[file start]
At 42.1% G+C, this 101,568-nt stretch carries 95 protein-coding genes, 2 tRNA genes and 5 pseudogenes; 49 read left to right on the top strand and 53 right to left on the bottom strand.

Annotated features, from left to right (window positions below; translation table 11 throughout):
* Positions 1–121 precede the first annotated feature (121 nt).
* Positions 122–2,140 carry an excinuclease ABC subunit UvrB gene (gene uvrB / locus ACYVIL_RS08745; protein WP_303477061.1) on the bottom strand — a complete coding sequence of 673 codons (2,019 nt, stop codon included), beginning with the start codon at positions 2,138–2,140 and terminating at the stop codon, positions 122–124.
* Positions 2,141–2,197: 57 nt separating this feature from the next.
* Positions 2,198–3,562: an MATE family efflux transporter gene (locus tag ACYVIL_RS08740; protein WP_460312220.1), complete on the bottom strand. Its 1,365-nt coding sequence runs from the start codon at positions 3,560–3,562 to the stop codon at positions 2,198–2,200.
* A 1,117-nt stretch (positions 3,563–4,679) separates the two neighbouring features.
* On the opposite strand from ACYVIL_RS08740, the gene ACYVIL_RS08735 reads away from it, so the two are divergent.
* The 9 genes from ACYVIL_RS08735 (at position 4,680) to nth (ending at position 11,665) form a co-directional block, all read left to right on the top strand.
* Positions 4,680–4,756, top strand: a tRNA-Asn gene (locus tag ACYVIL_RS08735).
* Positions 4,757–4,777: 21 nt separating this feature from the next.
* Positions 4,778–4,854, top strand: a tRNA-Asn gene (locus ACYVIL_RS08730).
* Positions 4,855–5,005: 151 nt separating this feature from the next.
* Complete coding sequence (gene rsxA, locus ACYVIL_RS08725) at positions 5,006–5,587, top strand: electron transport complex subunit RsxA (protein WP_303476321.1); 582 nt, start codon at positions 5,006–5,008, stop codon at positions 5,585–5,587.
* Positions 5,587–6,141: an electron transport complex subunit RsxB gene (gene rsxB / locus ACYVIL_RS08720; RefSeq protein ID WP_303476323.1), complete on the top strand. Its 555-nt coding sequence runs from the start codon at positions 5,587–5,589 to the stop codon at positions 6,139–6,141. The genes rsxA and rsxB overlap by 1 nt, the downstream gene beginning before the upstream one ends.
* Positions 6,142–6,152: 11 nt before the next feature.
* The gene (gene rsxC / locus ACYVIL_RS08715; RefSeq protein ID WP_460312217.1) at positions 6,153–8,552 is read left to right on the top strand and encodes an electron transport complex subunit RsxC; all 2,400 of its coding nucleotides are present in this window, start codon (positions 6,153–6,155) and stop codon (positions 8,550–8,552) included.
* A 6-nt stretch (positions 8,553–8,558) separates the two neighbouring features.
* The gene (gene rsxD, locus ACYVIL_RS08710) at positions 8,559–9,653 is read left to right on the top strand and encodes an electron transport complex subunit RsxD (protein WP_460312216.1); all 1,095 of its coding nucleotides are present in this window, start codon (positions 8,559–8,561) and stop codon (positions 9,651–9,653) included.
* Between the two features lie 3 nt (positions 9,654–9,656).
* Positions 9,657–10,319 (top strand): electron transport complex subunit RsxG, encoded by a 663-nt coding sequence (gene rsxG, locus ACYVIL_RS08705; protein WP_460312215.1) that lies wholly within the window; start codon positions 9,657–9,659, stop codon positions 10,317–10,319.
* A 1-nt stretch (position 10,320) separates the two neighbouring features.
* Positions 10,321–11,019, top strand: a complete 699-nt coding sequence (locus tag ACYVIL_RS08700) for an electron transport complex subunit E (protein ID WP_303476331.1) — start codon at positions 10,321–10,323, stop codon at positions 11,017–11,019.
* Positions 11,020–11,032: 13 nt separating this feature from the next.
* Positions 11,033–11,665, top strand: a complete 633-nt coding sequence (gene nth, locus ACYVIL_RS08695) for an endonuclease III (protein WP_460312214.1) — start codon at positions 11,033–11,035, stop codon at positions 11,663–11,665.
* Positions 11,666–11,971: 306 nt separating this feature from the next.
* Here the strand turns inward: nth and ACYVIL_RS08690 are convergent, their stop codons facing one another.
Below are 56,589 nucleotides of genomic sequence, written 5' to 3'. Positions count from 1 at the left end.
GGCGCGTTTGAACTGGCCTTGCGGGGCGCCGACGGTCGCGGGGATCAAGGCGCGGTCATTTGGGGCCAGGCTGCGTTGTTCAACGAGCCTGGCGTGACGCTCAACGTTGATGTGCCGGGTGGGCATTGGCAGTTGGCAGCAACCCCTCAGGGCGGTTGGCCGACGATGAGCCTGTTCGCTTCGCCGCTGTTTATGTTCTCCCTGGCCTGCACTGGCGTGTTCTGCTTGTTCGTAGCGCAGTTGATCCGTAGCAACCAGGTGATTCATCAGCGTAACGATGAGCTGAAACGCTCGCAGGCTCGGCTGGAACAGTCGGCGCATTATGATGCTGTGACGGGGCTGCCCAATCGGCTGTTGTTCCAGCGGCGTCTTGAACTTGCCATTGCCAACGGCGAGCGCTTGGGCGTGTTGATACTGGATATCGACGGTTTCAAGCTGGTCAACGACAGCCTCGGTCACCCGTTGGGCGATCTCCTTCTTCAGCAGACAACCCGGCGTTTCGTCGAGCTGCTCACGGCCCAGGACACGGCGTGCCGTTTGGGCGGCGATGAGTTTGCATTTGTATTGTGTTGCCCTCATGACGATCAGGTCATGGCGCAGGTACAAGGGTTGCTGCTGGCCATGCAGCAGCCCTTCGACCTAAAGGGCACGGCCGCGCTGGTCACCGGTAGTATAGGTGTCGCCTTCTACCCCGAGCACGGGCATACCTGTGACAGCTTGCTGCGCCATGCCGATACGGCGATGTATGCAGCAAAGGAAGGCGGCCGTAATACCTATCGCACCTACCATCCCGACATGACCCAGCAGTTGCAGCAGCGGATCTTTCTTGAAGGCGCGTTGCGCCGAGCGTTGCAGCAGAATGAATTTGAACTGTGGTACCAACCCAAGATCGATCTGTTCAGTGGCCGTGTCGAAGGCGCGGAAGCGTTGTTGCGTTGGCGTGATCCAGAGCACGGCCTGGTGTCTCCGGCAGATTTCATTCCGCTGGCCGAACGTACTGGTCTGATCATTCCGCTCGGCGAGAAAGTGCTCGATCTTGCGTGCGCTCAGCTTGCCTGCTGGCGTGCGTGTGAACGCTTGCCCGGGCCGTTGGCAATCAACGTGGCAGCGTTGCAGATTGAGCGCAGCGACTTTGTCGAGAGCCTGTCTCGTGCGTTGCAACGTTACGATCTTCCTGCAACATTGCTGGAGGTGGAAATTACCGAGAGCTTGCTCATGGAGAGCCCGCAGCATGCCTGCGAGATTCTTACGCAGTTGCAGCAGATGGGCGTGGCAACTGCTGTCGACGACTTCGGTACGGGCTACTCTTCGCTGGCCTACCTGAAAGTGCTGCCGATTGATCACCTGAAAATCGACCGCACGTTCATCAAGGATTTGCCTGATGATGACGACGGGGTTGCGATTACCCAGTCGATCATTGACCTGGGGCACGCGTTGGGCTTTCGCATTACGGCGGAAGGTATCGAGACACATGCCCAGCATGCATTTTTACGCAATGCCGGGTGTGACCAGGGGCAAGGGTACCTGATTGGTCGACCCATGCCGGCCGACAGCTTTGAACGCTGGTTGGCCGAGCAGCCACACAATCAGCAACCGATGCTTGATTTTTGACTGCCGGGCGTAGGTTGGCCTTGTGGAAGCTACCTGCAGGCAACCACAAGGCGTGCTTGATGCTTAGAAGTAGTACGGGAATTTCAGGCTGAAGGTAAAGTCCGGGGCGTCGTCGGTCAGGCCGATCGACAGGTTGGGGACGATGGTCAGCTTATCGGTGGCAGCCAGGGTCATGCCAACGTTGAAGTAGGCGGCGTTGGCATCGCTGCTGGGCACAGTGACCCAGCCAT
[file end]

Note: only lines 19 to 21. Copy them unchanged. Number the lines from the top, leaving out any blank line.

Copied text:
* The gene (gene rsxD, locus ACYVIL_RS08710) at positions 8,559–9,653 is read left to right on the top strand and encodes an electron transport complex subunit RsxD (protein WP_460312216.1); all 1,095 of its coding nucleotides are present in this window, start codon (positions 8,559–8,561) and stop codon (positions 9,651–9,653) included.
* Between the two features lie 3 nt (positions 9,654–9,656).
* Positions 9,657–10,319 (top strand): electron transport complex subunit RsxG, encoded by a 663-nt coding sequence (gene rsxG, locus ACYVIL_RS08705; protein WP_460312215.1) that lies wholly within the window; start codon positions 9,657–9,659, stop codon positions 10,317–10,319.